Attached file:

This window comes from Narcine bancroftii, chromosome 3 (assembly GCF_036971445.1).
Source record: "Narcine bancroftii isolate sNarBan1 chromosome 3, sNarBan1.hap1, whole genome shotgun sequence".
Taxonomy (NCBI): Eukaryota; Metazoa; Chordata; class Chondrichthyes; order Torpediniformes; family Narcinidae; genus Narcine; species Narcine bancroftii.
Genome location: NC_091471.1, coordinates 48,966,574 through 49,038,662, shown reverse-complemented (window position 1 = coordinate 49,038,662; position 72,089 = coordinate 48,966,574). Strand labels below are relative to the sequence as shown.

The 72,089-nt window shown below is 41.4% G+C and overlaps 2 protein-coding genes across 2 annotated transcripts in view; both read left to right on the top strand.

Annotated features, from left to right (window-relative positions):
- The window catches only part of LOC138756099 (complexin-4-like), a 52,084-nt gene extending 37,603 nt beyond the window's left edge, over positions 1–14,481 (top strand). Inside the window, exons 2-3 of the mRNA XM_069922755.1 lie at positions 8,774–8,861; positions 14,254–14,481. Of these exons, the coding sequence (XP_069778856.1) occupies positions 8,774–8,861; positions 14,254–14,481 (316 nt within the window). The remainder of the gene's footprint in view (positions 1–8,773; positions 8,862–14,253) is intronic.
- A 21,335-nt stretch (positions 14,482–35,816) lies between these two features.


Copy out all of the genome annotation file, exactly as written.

This window comes from Narcine bancroftii, chromosome 3 (assembly GCF_036971445.1).
Source record: "Narcine bancroftii isolate sNarBan1 chromosome 3, sNarBan1.hap1, whole genome shotgun sequence".
Taxonomy (NCBI): Eukaryota; Metazoa; Chordata; class Chondrichthyes; order Torpediniformes; family Narcinidae; genus Narcine; species Narcine bancroftii.
Genome location: NC_091471.1, coordinates 48,966,574 through 49,038,662, shown reverse-complemented (window position 1 = coordinate 49,038,662; position 72,089 = coordinate 48,966,574). Strand labels below are relative to the sequence as shown.

The 72,089-nt window shown below is 41.4% G+C and overlaps 2 protein-coding genes across 2 annotated transcripts in view; both read left to right on the top strand.

Annotated features, from left to right (window-relative positions):
- The window catches only part of LOC138756099 (complexin-4-like), a 52,084-nt gene extending 37,603 nt beyond the window's left edge, over positions 1–14,481 (top strand). Inside the window, exons 2-3 of the mRNA XM_069922755.1 lie at positions 8,774–8,861; positions 14,254–14,481. Of these exons, the coding sequence (XP_069778856.1) occupies positions 8,774–8,861; positions 14,254–14,481 (316 nt within the window). The remainder of the gene's footprint in view (positions 1–8,773; positions 8,862–14,253) is intronic.
- A 21,335-nt stretch (positions 14,482–35,816) lies between these two features.